And why should I?
I have thousands of tunes in my Mac’s iTunes.
The stuff will play forever if I just click on one song…
I know that you know what I mean, dear Reader.
But seriously, it’s got to be one of the greatest innovative inventions of our time… iTunes©.
And I just wanted to mention a certain phenomenon that has been happening now for oh……. about four or five months, maybe longer. It seems that every time I sit down to my desk and have the computer running, I begin my musical journey with a certain song by David Gilmour. [Pink Floyd].
The song is called “Raise My Rent”.
It’s an entirely instrumental song from his 1978 solo album…. the whole album is pure genius.
And as most of you already know, I am a thoroughly baptized [full-immersion] Floyd devotee.
So, I click on Raise My Rent [a phrase which, sadly, annually applies to me in a personal way… curse the landlords!] and I sit back and listen until my playlist ends at his latest solo release, On An Island. [Where I will surely end up one day -- if they keep raising my rent!]
At any rate, I just wanted you to also be able to hear the song, and I can see no other way than resorting to YouTube yet again.
Thank [the non-literal] God for YouTube.
Thank [the figurative] Jesus for iTunes.
Thank yourself for clicking on the arrow.
Listen to Gilmour.

Splash du Jour: Monday

Questioner: As a scientist, would you deny the possibility of water having been changed into wine in the Bible?
Carl Sagan: Deny the possibility? Certainly not. I would not deny any such possibility. But I would, of course, not spend a moment on it unless there was some evidence for it.

Have a great Monday!

Sunday, February 01, 2009

Let The Game Begin --

Well, every year my three friends and I [you only have three friends, Cippy?]… yeah, pretty much these three friends are the only people that can tolerate me… we get together to watch the Super-Bowl. And so… in a little bit here, we will be beginning our afternoon of eating and drinking and eating some more and being heavily engrossed in burly lads tossing leather around even though none of us really care who wins the game.
But before I mention more about this ritual of ours, I just want to say I finished the Geraldine Brooks book [People of the Book] and it is truly fabulous.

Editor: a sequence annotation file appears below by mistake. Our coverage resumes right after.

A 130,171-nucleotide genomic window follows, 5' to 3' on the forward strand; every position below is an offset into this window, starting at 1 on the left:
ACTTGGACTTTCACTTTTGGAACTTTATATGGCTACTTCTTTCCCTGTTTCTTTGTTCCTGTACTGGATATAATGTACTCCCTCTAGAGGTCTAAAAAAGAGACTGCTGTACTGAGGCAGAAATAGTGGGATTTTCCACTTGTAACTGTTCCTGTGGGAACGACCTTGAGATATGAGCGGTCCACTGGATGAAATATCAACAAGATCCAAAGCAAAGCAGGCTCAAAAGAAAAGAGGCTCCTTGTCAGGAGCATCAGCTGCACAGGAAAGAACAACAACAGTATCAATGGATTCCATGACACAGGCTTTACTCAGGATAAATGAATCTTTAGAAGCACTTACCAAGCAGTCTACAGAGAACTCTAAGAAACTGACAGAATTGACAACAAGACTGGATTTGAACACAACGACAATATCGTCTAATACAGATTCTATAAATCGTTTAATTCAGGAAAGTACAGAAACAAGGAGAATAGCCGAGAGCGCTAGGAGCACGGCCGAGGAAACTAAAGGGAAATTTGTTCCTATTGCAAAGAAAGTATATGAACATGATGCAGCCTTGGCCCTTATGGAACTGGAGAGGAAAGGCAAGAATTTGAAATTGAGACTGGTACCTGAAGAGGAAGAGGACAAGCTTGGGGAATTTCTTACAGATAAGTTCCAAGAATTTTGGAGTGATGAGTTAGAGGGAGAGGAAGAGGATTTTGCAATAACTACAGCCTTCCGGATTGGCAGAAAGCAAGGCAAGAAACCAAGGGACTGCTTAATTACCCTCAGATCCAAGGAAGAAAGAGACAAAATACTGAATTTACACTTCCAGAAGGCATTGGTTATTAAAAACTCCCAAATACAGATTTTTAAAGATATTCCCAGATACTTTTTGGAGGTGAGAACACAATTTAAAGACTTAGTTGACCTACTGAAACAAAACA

To borrow the reviewing world’s most hackneyed and cliched phrase it was an “intricately woven story.” It really was, though.

It follows the history of a revered ancient [500 year old] Jewish text known as the Sarajevo Haggadah. This was a richly illustrated [the novel constantly refers to it as “illuminated”] book used on the occasion of the Passover seder meal. Modern-day book expert Hanna Heath is called upon to analyze and conserve the book before it is to be re-displayed in the Sarajevo Museum.

By the way, book “conservation” is different than book “restoration” and Dr. Heath takes her job extremely seriously. In her meticulous work on the Haggadah, she finds four anomalies that obsess her about the book’s history. In the binding and on its pages, she discovers a butterfly wing fragment, wine stains, salt crystals, and a white hair.
As Hanna chases down the significance of these clues, these harbingers of history, Brooks lifts the veil of time and shows us, as readers, how these four items made their way into the book.
Chapters weave between the centuries, and the author shows us that Hanna’s own life is filled with nearly as many previously unknown mysteries as that of this ancient text.
The book is beautifully done, and I highly recommend it as a worthwhile, engaging read.

And now…. for football!
From using terms such as “harbingers of history” to… “Hey,Tim! Throw me another Budweiser!” Followed by an earth-shattering belch.
Ahh, yes. Life is moods.
As I hinted above, none of us [Canadians] really give a fiddler’s fart [does the eloquence ever end?] as to who wins this game. The important thing though is that you watch it all happen! And you shout things now and then. And keep eating stuff.

For forensic proof that I myself utilize the most Arbitrary Methodology Imaginable as to who I cheer for, you can click HERE, but for now, for today’s events, I must say that I am rooting for Arizona. And here’s why.
Because I think I would rather live in Arizona than in Pennsylvania.
See what I mean?
My choice is based on SEVERE OVERALL NFL© IGNORANCE.
For me it’s all about location, location, location.
What does Pennsylvania really got going on? Besides the Liberty Bell, and Lloyd Wright’s Fallingwater?
Not much.
Snow, Amish people, and smog? A town actually called Bird-In-Hand?

But Arizona!
Now we’re talking. They’ve got canyons all over the place. And copper. They’ve had the modesty to immortalize the cutest, most unpretentious bird ever, the cactus wren.
Plus they’ve got the ORIGINAL London Bridge© , I’m not kidding you.
And tons o’sunshine. More than they need.

So, I’m saying Arizona is the way to go, this year.


The Countdown...